REVENGE is a word that is freely bandied about in sporting circles.
Every week there is some fixture that will supposedly give some team or other the chance to right a perceived wrong – but the ‘R’ word is one that should be removed from the Giants’ vocabulary at least until August 28.
It was no surprise when the draw for the fifth round of this year’s Challenge Cup pitted Huddersfield at home to Warrington Wolves that the ‘R’ word instantly surfaced – not least on the back page of this very publication.
But I would like to argue that when May 8 rolls round, the one thing the Giants must not be dwelling on is avenging their Wembley final defeat of 2009 at the hands of former coach Tony Smith’s charges.
Having stood in what the Rugby Football League these days refers to as ‘the mixed zone’ – which is modern media speak for the press interview area – at Wembley last summer, the disappointment among the Giants staff and players was understandably tangible.
But what also came across most strongly from the players – and particularly from a truly crestfallen Jamahl Lolesi – was the sense of shock that they had failed to do themselves justice on the big stage.
While beating the Wolves at the next hurdle is a must, gaining that success must be motivated by the bigger picture which is the Giants ensuring they are involved when the final is played at Wembley at the end of August.
Once they have made sure of a trip to North London then the Giants can think of the ‘R’ word and inflict revenge on themselves by producing firstly the big-game performance they know they have in the locker and, secondly, hopefully finding a match-winning formula and this time bring the cup home!
THERE can be no room for sentiment in top level sport and the plight of Monty Panesar is a prime example.
The spinner, newly signed to Sussex for the 2010 campaign, has been omitted from the 27-strong England Elite Performance squad named this week.
While it is a shame that Monty is no longer regarded as an England essential, it does at least show that progress is being made.
Panesar won the hearts of a nation, but the manner in which he achieved that probably says as much about the English psyche that occasionally manifests itself on the sporting field than it did about the player’s own abilities.
We forgave him his batting weaknesses, and glossed over the idiosyncrasies of his very individual fielding style, as a trade-in for the sight of those wonderful wicket celebrations that arrived fairly frequently as he sent down those clever balls that hurried players who had gone on to the front foot and had duly suffered.
However, Monty was perhaps blessed that his star came into the ascendancy at a time when top notch England spinners were about as rare as an in-bound flight into British airspace has been this last week or so.
By all accounts Panesar has made a strong start to the season and is looking good, but he will now have to produce a run of form that is consistently in the top drawer if he is to add to his current total of 39 Test appearances.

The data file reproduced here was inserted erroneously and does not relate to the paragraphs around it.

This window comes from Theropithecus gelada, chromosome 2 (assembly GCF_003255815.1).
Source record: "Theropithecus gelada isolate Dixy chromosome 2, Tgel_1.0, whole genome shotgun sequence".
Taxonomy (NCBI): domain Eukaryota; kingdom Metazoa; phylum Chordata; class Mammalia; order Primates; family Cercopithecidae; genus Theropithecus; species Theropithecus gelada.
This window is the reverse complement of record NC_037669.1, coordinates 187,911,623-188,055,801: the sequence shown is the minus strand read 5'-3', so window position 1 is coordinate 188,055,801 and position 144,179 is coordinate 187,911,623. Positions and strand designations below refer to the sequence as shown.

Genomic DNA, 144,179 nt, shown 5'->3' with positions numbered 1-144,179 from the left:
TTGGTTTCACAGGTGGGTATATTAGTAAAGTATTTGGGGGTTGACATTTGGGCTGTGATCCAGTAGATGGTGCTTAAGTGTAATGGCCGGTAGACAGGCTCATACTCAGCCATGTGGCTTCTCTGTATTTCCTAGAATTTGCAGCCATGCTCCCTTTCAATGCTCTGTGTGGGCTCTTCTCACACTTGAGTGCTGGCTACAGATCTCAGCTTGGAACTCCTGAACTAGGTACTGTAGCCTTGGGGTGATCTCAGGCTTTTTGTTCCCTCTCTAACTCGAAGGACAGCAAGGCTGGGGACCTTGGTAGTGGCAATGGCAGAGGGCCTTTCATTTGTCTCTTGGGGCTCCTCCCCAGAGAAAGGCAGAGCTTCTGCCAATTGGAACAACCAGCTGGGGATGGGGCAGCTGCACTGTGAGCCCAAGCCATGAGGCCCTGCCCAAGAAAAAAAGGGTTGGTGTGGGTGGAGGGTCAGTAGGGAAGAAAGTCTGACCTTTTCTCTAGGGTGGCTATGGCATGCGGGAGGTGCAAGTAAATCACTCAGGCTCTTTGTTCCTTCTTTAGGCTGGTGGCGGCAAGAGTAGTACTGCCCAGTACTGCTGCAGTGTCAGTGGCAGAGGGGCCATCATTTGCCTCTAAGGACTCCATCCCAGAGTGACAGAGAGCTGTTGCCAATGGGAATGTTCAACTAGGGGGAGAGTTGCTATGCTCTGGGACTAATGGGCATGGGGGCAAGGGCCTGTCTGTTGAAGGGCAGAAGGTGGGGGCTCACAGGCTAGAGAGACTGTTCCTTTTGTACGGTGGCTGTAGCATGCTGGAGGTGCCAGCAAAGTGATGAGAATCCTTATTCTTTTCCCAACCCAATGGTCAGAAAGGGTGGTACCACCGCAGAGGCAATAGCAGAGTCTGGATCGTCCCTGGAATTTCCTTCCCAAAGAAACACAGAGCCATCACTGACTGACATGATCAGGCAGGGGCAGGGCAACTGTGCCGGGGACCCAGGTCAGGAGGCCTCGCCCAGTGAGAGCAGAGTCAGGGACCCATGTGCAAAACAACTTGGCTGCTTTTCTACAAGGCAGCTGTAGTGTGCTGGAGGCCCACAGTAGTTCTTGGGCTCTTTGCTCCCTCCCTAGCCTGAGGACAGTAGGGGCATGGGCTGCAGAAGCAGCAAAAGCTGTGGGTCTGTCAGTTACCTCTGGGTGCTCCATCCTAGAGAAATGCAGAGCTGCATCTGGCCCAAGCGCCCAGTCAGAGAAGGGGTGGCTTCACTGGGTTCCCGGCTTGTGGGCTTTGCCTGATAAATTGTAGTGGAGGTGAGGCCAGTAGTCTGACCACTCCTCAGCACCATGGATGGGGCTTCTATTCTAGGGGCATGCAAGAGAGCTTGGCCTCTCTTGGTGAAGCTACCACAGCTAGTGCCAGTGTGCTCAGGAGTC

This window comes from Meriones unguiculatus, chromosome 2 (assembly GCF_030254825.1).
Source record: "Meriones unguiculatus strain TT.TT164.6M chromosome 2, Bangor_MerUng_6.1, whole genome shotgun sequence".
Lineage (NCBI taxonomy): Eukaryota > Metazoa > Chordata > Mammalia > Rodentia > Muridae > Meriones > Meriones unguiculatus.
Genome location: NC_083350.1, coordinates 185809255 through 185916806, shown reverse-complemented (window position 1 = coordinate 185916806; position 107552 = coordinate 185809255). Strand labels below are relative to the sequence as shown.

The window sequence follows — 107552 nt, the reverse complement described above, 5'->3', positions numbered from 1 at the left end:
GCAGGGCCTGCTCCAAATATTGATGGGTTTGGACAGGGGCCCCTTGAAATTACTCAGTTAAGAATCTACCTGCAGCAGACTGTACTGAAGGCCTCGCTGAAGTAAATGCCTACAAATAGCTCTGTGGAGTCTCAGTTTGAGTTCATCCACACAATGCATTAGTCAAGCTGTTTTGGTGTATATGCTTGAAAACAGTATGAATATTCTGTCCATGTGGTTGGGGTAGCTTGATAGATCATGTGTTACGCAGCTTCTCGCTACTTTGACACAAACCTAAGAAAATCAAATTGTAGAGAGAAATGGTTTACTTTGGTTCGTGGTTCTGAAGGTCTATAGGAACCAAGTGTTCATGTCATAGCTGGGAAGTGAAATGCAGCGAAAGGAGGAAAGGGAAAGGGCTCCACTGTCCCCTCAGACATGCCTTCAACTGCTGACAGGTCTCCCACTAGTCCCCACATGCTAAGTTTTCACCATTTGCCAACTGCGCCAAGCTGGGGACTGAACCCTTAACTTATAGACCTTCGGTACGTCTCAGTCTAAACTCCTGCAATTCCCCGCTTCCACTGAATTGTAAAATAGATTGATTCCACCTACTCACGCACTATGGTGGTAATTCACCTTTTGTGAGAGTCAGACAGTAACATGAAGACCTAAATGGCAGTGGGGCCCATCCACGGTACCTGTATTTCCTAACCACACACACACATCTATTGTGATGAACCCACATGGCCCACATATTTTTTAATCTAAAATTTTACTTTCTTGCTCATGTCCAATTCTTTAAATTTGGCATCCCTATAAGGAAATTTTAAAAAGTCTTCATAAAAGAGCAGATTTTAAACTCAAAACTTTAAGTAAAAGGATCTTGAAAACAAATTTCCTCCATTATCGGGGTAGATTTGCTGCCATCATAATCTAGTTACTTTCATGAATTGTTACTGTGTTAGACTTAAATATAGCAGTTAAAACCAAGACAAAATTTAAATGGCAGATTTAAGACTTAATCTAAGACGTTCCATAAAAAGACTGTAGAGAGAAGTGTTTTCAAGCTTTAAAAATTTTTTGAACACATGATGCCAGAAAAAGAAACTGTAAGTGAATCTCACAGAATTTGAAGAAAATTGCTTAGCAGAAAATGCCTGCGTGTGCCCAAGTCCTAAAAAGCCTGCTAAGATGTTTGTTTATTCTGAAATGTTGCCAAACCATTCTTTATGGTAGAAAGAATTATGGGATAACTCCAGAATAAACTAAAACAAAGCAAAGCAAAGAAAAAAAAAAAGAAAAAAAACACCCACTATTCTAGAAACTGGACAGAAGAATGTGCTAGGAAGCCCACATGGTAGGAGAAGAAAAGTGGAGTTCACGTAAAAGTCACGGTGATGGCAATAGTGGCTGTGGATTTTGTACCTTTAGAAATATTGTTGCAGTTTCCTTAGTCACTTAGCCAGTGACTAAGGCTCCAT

Ahead of him are Graeme Swann, James Tredwell, his own county skipper Michael Yardy and Yorkshire’s young gun Adil Rashid – it is going to be a big test of his abilities if he is going to make the frame again.
But while it is painful for the entertaining Panesar, surely the good news is that having this kind of competition is very healthy for the England cricket team in Ashes year.
THE profile of snooker has become a talking point as falling attendances, declining television audiences and the telling loss of tobacco company sponsorship have led to a whole heap of soul-searching prior to the current World Championship in Sheffield.
But in the midst of all this self-flagellation among the cue wielding fraternity a bright light shines – despite the fact that Steve Davis perhaps puts the gulf between the game’s heyday and its current plight into the sharpest focus.
Even more telling is the fact that the Crucible has been celebrating the 25th anniversary of the most dramatic match the green baize has ever witnessed as Dennis Taylor overcame Davis in a black ball finish in the final frame.
At the time Davis was regarded as the earnest artisan who turned up and mechanically decimated the rest of the field.
He was so boring that satirical TV show Spitting Image gave him the nickname of ‘Interesting’, and Davis used it with such wonderful self-deprecating warmth that he has now become a pithy and witty pundit who is genuinely more interesting than pretty much anyone else in snooker these days.
Given that once upon a time seeing Davis on the screen might have had you reaching for the channel change button, nowadays his is the one face you want to see.
In fact the only player I have been moved to make a definite date to watch at Sheffield in 2010 is Davis.
Just to make it even better his 30th attempt to lift the world crown started with the 52-year-old notching a thrilling 10-9 first-round win over Mark King.
I am praying that Davis can keep the tournament ‘interesting’ as long as possible – is his appearance in the final too much to ask for?